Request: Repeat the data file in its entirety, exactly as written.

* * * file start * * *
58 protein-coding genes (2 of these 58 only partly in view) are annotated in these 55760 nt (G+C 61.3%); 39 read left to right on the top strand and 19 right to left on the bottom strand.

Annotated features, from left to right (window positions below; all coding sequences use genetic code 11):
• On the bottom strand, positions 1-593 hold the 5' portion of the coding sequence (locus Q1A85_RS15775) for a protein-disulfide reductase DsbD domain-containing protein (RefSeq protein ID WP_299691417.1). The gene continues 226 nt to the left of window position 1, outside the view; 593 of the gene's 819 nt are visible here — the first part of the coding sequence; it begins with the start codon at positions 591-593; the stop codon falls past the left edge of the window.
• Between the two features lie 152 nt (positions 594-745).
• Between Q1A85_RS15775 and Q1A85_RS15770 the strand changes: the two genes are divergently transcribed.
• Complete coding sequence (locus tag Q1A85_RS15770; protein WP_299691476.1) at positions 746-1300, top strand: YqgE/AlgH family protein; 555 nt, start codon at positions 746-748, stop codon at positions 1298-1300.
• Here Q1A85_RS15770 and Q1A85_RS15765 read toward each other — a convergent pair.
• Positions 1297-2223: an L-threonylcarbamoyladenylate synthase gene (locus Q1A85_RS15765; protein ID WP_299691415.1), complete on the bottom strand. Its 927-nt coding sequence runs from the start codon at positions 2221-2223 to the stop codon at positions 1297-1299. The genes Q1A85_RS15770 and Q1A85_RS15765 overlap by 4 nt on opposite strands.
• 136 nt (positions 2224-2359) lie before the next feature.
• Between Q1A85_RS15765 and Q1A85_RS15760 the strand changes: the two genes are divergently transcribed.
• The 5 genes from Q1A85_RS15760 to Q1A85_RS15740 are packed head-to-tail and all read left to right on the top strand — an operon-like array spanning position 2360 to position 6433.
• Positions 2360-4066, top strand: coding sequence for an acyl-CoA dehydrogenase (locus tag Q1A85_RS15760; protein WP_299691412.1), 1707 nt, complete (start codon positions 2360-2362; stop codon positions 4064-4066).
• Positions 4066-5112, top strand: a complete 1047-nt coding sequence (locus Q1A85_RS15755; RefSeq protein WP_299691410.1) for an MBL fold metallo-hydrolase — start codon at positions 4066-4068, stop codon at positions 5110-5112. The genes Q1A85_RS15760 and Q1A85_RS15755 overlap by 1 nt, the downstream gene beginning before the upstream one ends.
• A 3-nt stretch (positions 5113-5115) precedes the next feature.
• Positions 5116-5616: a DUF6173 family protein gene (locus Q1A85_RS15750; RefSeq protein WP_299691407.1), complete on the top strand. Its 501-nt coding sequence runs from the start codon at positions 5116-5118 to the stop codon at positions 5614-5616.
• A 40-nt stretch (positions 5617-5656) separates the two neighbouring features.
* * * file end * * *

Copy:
58 protein-coding genes (2 of these 58 only partly in view) are annotated in these 55760 nt (G+C 61.3%); 39 read left to right on the top strand and 19 right to left on the bottom strand.

Annotated features, from left to right (window positions below; all coding sequences use genetic code 11):
• On the bottom strand, positions 1-593 hold the 5' portion of the coding sequence (locus Q1A85_RS15775) for a protein-disulfide reductase DsbD domain-containing protein (RefSeq protein ID WP_299691417.1). The gene continues 226 nt to the left of window position 1, outside the view; 593 of the gene's 819 nt are visible here — the first part of the coding sequence; it begins with the start codon at positions 591-593; the stop codon falls past the left edge of the window.
• Between the two features lie 152 nt (positions 594-745).
• Between Q1A85_RS15775 and Q1A85_RS15770 the strand changes: the two genes are divergently transcribed.
• Complete coding sequence (locus tag Q1A85_RS15770; protein WP_299691476.1) at positions 746-1300, top strand: YqgE/AlgH family protein; 555 nt, start codon at positions 746-748, stop codon at positions 1298-1300.
• Here Q1A85_RS15770 and Q1A85_RS15765 read toward each other — a convergent pair.
• Positions 1297-2223: an L-threonylcarbamoyladenylate synthase gene (locus Q1A85_RS15765; protein ID WP_299691415.1), complete on the bottom strand. Its 927-nt coding sequence runs from the start codon at positions 2221-2223 to the stop codon at positions 1297-1299. The genes Q1A85_RS15770 and Q1A85_RS15765 overlap by 4 nt on opposite strands.
• 136 nt (positions 2224-2359) lie before the next feature.
• Between Q1A85_RS15765 and Q1A85_RS15760 the strand changes: the two genes are divergently transcribed.
• The 5 genes from Q1A85_RS15760 to Q1A85_RS15740 are packed head-to-tail and all read left to right on the top strand — an operon-like array spanning position 2360 to position 6433.
• Positions 2360-4066, top strand: coding sequence for an acyl-CoA dehydrogenase (locus tag Q1A85_RS15760; protein WP_299691412.1), 1707 nt, complete (start codon positions 2360-2362; stop codon positions 4064-4066).
• Positions 4066-5112, top strand: a complete 1047-nt coding sequence (locus Q1A85_RS15755; RefSeq protein WP_299691410.1) for an MBL fold metallo-hydrolase — start codon at positions 4066-4068, stop codon at positions 5110-5112. The genes Q1A85_RS15760 and Q1A85_RS15755 overlap by 1 nt, the downstream gene beginning before the upstream one ends.
• A 3-nt stretch (positions 5113-5115) precedes the next feature.
• Positions 5116-5616: a DUF6173 family protein gene (locus Q1A85_RS15750; RefSeq protein WP_299691407.1), complete on the top strand. Its 501-nt coding sequence runs from the start codon at positions 5116-5118 to the stop codon at positions 5614-5616.
• A 40-nt stretch (positions 5617-5656) separates the two neighbouring features.